Stars of wonder
Whatever happens from here, even if the Sharks win three straight and deliver another dose of disappointment to American Airlines Center, the Stars have had themselves a season. Knocking off the defending champion Ducks in Round 1? Deflating the reputedly impending champion Sharks in Round 2? Getting themselves to within one win of the Western Conference finals?
Maybe Stars coach Dave Tippett didn't get a Jack Adams nomination for Coach of the Year, but hešs on my short list.
What a vexing team Dallas was when the regular-season began! Maybe they could score a bit (or not: center Mike Modano was 37, after all). Maybe they could rankle you defensively (or not: blueliner Mattias Norstrom had been cast-off by the Kings, you know). Maybe they could stop the puck (or not: goalie Marty Turco sure had his problems in the playoffs.) Whose team was it anyway? Modanošs? Brenden Morrowšs?
A team with an identity crisis looks like easy prey in a division as powerful as this yearšs Pacific, as does a team that lumbers out to an ordinary 7-7-3 start as Dallas did. When Stars owner Tom Hicks fired general manager Doug Armstrong and anointed Les Jackson and Brett Hull as co-GMs, I called him to talk about it.
"I believe this group we have here is good enough to make a run at the Stanley Cup," Hicks said at one point.
I was thinking, "Right, and your Texas Rangers have the pitching to make a run at the pennant."
Yet Hicks was on to something. After the front-office shuffle, the Stars went 34-15-2 before a season-ending swoon. At one point, Dallas cut the Red Wings' 17-point lead in the conference to just five.
It's easy to wonder how the Stars are winning the way they are. Morrow is marvelous, of course. Defenseman Stephane Robidas' coming out party has been a hoot. Turco has been playing like the regular season Turco. But what it's really about in Dallas is that every little guy you ever (or never) heard of is getting a chance to make a difference in the game.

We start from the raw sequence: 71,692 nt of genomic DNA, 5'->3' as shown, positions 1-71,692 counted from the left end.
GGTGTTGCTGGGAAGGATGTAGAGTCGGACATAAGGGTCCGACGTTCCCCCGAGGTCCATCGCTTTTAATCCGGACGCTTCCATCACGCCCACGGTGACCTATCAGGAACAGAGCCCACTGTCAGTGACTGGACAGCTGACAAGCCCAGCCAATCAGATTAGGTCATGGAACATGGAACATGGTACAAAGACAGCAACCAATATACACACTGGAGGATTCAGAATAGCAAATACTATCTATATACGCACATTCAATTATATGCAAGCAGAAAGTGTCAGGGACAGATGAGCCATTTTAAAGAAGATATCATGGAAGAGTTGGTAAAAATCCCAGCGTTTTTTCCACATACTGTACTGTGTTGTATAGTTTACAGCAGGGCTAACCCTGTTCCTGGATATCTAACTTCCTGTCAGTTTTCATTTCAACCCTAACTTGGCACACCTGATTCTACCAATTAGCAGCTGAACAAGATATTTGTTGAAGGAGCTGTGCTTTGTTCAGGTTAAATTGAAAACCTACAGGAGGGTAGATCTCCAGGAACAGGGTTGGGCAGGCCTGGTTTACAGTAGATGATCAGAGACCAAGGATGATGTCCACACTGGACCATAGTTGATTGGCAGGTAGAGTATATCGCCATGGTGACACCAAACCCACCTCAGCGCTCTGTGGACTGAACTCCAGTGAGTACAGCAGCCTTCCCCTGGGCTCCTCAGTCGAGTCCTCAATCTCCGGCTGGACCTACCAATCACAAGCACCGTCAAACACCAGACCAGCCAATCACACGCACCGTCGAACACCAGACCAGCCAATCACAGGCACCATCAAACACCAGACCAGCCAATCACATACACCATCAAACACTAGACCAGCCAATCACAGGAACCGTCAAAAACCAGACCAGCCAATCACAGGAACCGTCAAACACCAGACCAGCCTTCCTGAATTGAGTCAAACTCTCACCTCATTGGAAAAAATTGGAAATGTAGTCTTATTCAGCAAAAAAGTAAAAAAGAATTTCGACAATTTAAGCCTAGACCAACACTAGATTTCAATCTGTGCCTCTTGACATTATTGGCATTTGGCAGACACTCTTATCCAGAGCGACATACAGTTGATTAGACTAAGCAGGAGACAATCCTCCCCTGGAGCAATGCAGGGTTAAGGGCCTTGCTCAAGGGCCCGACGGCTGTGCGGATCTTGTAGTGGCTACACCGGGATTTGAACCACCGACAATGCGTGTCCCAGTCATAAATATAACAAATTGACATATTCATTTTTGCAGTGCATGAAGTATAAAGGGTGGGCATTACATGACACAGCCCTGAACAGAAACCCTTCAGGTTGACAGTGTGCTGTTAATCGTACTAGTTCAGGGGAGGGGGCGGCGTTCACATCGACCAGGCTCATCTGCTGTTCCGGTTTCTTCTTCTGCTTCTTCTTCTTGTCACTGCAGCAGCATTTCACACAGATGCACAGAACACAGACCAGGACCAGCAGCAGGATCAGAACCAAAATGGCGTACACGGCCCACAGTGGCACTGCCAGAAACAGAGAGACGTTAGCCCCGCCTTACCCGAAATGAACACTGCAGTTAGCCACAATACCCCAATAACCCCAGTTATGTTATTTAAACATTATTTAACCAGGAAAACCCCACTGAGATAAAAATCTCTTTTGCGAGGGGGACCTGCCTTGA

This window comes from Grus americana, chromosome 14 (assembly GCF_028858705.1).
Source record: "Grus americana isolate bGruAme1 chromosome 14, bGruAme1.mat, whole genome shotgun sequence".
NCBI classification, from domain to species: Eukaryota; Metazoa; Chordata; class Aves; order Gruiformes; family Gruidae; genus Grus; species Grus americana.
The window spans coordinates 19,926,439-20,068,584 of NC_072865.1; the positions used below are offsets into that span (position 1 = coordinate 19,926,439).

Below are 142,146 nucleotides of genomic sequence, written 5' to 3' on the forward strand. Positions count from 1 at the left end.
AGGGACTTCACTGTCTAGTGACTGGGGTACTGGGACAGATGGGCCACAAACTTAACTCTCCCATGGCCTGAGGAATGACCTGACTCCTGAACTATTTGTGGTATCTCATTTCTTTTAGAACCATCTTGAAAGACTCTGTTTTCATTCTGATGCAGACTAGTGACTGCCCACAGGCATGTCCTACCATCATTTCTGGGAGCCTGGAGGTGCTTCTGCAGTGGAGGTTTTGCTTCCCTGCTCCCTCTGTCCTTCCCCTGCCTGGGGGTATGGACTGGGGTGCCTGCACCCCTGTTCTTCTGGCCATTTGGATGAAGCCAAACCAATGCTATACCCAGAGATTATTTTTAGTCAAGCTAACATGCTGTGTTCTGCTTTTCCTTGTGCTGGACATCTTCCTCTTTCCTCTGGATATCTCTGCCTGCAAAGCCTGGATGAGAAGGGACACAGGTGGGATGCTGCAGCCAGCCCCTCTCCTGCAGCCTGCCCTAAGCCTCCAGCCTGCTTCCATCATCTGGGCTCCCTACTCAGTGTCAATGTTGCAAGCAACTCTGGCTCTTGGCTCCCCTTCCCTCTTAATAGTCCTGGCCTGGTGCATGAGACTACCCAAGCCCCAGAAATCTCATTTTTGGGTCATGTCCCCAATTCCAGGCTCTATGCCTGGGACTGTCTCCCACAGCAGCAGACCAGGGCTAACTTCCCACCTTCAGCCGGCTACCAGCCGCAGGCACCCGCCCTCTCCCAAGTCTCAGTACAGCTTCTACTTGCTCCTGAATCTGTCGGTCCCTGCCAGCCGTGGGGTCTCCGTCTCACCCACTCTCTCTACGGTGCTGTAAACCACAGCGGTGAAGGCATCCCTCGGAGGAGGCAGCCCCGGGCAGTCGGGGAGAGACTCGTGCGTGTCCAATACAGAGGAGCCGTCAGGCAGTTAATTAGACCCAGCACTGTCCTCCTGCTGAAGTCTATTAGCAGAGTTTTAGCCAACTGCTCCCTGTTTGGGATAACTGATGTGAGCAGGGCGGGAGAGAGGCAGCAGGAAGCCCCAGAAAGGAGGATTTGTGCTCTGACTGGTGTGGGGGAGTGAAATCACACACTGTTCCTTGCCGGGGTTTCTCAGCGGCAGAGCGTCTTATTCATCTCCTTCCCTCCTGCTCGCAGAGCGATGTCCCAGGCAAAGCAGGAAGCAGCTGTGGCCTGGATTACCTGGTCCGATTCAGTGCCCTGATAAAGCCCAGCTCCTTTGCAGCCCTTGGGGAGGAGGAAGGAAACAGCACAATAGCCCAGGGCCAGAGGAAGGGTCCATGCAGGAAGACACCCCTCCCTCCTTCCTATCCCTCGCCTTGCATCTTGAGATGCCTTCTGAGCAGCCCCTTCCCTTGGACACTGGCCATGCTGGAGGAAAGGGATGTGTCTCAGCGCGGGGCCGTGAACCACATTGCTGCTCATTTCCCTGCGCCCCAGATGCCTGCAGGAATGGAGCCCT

Tippett parcels out ice time with an equity that not only keeps his players happy, but also keeps his team insistently fresh. How's this for balance: The Stars have 12 players averaging more than 14 but less than 20 minutes of ice time a game this postseason. The top-heavy Sharks have exactly four guys like that.
Little wonder that Dallas -- its late surrender in Game 4 not withstanding -- has emerged as the NHL's best third-period team, outscoring playoff opponents 17-6 in the final frame.
"It's our poise, our ability to stay focused and with the program," said center Brad Richards, talking about the Stars' third-period thriving.
Richards has been part of the program since late February. With Modano and Mike Ribeiro, he gives Dallas the NHL's best core of centermen west of Pittsburgh. That trio is one reason why Tippett can look at his lines before a game and shout: "Roll 'em!"
If the Sharks still appear dangerous -- and once you accept that Joe Thornton, his largeness be damned, is going to play on the perimeter you can let yourself enjoy the work that he does from there -- the Stars seem uncommonly resilient. In Game 4, San Jose was finally aggressive, finally determined, and their talent finally shone through. For long stretches, Dallas took about as good a licking as the Sharks can deliver and still only lost 2-1.
These Stars are no fluke. This is a t-shirt and lunch-bucket team, well coached, tireless on the forecheck and strong in the right areas (read: the corners, the sideboards and such). Maybe they end this second-round series on Friday night, maybe the Sharks send it back to Dallas. Whatever. These Stars have already had themselves a year.